“Ted Lasso” and the redemption of Jamie Tartt

Even now, I can hear the cloying bars of “Baby Shark” but sung to the lyrics of “Jamie Tartt. Doo-doo-doo-doo-doo-doo.” Of course the original bad boy of Apple+’s hit “Ted Lasso” would have his own theme song, and co-opt a maddeningly popular children’s tune in order to do so. In the first season of the show, the world was soccer star Jamie’s (Phil Dunster) stage, and everyone else in the world, including coach Ted (Jason Sudeikis), his fellow teammates and even then-girlfriend Keeley (Juno Temple), mere bit players.

That changed after his deepening relationship with Ted, a heartbreaking transfer to Man City and various other very public disappointments and embarrassments which led him to return to the AFC Richmond team as a new man. We love to hate a bad boy, but we especially love to love one who proves himself to be the baddest thing of all: kind, thoughtful and capable of change. 

Jamie began as the bully. He insulted his teammates — and his coaches — butting heads especially with Roy (Brett Goldstein). Jamie saw himself as the fresh young star and Roy as the aging, hanger-on standing in his way. Like the shark of his song, Jamie could smell blood in the water. Or, on the pitch. And he was right, in the way of a laser-focused tyrannical child: Roy was headed for retirement and a new stage of life as a coach. 

Part of the redemption of Jamie is the star being humbled, being rejected repeatedly.

Jamie came by his cruelty the most classic way: his dad abused him and continues to, as Ted witnessed Jamie’s father screaming at him after a match — a  match in which Jamie largely helped secure the win, but it wasn’t enough for his dad. The elder Tartt, James (Kieran O’Brien), objected to his son passing the ball. Ted reached out to Jamie, offering support (and a tiny plastic solider). Importantly, Ted doesn’t quit. The Lasso way, as boss Rebecca (Hannah Waddingham) found out, is to wear you down, killing your defenses with kindnesses, crumbling your walls with cookies. It also works well on the press.

After being transferred from Ted’s team, Jamie made a series of bad decisions, likely due to being isolated. He had no one to advise him, no one to trust. He left soccer to pursue a career as a reality star, a highlight of which was being voted off a show called “Lust Conquers All.”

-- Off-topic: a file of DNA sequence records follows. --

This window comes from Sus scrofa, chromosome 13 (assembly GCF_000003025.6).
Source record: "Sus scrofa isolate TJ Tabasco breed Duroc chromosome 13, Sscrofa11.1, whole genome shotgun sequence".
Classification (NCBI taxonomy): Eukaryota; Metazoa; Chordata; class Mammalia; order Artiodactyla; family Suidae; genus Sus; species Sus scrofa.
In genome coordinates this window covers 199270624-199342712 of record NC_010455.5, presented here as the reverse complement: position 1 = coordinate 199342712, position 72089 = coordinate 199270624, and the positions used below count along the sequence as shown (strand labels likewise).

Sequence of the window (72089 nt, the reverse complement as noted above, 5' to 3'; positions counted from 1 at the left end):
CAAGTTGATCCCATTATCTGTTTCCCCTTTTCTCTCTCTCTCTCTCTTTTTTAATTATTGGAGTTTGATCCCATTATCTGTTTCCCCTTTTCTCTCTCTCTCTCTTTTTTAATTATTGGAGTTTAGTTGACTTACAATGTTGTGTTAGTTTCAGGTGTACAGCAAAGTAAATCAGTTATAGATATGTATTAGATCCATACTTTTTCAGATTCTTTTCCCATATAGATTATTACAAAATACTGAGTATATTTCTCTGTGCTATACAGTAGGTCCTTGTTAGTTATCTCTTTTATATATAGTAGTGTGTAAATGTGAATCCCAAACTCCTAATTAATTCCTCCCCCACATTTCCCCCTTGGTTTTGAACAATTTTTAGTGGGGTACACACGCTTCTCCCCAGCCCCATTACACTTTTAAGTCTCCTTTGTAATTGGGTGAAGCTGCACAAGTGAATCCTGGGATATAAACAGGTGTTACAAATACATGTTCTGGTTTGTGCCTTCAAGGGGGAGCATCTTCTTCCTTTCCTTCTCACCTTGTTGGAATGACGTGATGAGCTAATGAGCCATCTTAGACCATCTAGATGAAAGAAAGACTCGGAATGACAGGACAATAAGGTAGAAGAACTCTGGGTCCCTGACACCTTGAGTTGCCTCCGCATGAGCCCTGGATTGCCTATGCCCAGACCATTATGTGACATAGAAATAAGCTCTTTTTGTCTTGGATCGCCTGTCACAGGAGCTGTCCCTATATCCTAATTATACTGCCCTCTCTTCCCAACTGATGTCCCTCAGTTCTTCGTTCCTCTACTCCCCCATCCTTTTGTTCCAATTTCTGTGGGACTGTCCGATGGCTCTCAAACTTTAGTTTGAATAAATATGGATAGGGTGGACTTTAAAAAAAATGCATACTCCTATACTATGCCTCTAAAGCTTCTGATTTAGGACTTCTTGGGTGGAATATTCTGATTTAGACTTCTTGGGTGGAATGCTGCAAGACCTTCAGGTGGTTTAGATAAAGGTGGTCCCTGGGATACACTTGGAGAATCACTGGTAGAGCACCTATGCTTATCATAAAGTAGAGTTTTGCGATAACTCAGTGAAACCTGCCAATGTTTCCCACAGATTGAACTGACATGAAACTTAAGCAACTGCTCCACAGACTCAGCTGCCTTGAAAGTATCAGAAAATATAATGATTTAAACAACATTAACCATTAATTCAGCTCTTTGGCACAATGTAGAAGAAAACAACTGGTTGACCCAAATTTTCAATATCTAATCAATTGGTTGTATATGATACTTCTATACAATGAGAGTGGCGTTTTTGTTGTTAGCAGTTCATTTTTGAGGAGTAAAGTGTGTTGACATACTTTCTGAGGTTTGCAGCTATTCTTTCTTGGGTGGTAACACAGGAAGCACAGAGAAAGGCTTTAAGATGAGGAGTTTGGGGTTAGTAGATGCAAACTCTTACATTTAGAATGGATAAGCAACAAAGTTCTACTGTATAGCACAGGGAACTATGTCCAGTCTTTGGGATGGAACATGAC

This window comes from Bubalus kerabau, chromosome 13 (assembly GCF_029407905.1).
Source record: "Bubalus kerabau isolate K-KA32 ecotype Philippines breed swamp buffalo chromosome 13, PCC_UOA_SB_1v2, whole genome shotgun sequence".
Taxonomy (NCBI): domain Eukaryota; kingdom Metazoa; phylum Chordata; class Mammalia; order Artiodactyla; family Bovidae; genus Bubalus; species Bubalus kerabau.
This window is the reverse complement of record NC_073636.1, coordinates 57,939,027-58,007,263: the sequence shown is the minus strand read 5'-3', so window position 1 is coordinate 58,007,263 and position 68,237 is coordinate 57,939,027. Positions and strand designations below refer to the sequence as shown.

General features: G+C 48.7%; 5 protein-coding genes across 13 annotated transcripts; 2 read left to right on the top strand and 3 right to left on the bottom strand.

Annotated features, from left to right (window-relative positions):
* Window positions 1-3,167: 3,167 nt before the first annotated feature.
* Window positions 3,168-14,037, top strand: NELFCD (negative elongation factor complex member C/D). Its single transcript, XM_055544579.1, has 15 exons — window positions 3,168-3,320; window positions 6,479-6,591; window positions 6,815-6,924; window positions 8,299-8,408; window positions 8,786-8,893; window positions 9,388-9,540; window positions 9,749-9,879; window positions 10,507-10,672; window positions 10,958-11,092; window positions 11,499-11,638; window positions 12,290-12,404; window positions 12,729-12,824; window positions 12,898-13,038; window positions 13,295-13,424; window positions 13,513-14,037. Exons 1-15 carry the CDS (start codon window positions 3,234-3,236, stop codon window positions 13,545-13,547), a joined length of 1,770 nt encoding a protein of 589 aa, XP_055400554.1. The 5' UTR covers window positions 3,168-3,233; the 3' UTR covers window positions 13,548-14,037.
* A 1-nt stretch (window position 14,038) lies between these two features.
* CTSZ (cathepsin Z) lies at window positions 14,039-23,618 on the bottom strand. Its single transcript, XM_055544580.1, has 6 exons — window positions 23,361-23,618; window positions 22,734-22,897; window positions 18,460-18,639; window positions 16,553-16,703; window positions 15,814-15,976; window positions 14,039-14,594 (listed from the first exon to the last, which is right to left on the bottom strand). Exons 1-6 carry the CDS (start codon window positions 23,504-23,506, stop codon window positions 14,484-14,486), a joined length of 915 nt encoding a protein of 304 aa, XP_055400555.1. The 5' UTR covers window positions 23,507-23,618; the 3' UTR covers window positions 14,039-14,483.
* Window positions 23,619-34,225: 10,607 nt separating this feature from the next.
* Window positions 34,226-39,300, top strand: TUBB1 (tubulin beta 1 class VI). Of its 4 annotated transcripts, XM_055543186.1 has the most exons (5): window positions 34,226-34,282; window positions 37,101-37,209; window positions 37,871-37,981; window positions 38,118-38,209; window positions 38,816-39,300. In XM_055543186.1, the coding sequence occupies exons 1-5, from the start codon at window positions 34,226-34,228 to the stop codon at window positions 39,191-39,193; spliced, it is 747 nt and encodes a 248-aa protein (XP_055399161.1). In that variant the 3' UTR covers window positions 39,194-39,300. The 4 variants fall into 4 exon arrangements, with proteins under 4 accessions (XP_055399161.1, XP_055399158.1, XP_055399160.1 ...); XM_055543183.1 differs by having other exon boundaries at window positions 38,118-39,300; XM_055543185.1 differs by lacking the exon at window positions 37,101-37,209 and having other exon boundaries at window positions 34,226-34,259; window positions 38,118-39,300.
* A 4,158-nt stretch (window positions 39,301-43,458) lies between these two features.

Exiled from Love Island and unable to continue his “lustful journey,” Jamie was introduced as a “loser” on a talk show. The director of football for his former team refused to take him back, which Jamie found out live on air. Part of the redemption of Jamie is the star being humbled, being rejected repeatedly. He’s fallen from the sky and been knocked down. It took a lot of hard knocks to get through to him, and it was at one of his lowest points when he reconnected, somewhat drunkenly, with Ted. And when he returned to AFC Richmond, the shaming wasn’t over. Jamie got humbled yet again by teammates who yelled at him and tackled him.

A Jamie still in progress. An unfinished portrait of Tartt.

To start over, Jamie had to start from the bottom. And he had to start letting people in, opening up to others and having a confrontation with his abusive dad; Roy hugged him afterward. Jamie saw a therapist (well, he was forced to and the self-centered part of him described the process of talking on and on about himself as “nice”). Jamie’s path has included the slow and rocky task of breaking out of patterns. Yes, he confessed to former flame Keeley, long after she had moved on, that he was still in love with her, but he soon apologized for that and acknowledged it was inappropriate. The old Jamie would never.

Ted LassoPhil Dunster in “Ted Lasso” (Apple TV+)

The start of Season 3 finds a new and improved Jamie. A Jamie still in progress. An unfinished portrait of Tartt. He continues to have flashes of arrogance but there are serious cracks in his armor where the goodness gets in. And he doesn’t always, or even usually, put himself first anymore. Upon discovering Keeley and Roy have broken up, Jamie doesn’t rush to Keeley in Episode 2. Instead, he rushes to former teammate and current coach Roy. As Roy comforted him in the past, Jamie comforts Roy now, hugging the gruff man (despite Roy’s confusion and grumpy protests).

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When Jamie’s teammates start stressing out about terrible press, he reminds them to let it go. He’s learned to himself, becoming more complex and even more interesting as a character along the way. Jamie still dresses like a teen YouTube star, but he speaks with the mounting wisdom of someone on a different journey, one with self-knowledge at the end

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